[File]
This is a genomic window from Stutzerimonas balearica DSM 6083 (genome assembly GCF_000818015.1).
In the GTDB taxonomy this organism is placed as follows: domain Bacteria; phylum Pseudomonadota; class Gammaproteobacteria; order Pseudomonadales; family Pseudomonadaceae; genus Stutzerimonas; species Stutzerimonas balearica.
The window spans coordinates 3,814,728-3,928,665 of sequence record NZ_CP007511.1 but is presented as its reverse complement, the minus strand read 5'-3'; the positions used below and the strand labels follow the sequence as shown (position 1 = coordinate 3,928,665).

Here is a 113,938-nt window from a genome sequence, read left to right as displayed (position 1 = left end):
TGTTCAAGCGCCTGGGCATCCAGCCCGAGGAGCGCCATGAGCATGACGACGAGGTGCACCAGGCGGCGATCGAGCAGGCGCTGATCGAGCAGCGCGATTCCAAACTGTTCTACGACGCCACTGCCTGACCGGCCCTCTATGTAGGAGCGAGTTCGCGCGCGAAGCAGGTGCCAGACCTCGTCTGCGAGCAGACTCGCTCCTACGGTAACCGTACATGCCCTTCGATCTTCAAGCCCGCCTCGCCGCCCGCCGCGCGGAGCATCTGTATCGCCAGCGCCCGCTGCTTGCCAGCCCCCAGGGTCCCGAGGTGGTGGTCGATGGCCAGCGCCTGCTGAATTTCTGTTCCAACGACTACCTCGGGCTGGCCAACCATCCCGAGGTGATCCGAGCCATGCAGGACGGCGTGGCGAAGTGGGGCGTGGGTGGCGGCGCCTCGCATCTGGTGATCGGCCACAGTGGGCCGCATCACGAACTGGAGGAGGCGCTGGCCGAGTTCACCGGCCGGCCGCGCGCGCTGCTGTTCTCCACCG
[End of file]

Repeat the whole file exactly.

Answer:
This is a genomic window from Stutzerimonas balearica DSM 6083 (genome assembly GCF_000818015.1).
In the GTDB taxonomy this organism is placed as follows: domain Bacteria; phylum Pseudomonadota; class Gammaproteobacteria; order Pseudomonadales; family Pseudomonadaceae; genus Stutzerimonas; species Stutzerimonas balearica.
The window spans coordinates 3,814,728-3,928,665 of sequence record NZ_CP007511.1 but is presented as its reverse complement, the minus strand read 5'-3'; the positions used below and the strand labels follow the sequence as shown (position 1 = coordinate 3,928,665).

Here is a 113,938-nt window from a genome sequence, read left to right as displayed (position 1 = left end):
TGTTCAAGCGCCTGGGCATCCAGCCCGAGGAGCGCCATGAGCATGACGACGAGGTGCACCAGGCGGCGATCGAGCAGGCGCTGATCGAGCAGCGCGATTCCAAACTGTTCTACGACGCCACTGCCTGACCGGCCCTCTATGTAGGAGCGAGTTCGCGCGCGAAGCAGGTGCCAGACCTCGTCTGCGAGCAGACTCGCTCCTACGGTAACCGTACATGCCCTTCGATCTTCAAGCCCGCCTCGCCGCCCGCCGCGCGGAGCATCTGTATCGCCAGCGCCCGCTGCTTGCCAGCCCCCAGGGTCCCGAGGTGGTGGTCGATGGCCAGCGCCTGCTGAATTTCTGTTCCAACGACTACCTCGGGCTGGCCAACCATCCCGAGGTGATCCGAGCCATGCAGGACGGCGTGGCGAAGTGGGGCGTGGGTGGCGGCGCCTCGCATCTGGTGATCGGCCACAGTGGGCCGCATCACGAACTGGAGGAGGCGCTGGCCGAGTTCACCGGCCGGCCGCGCGCGCTGCTGTTCTCCACCG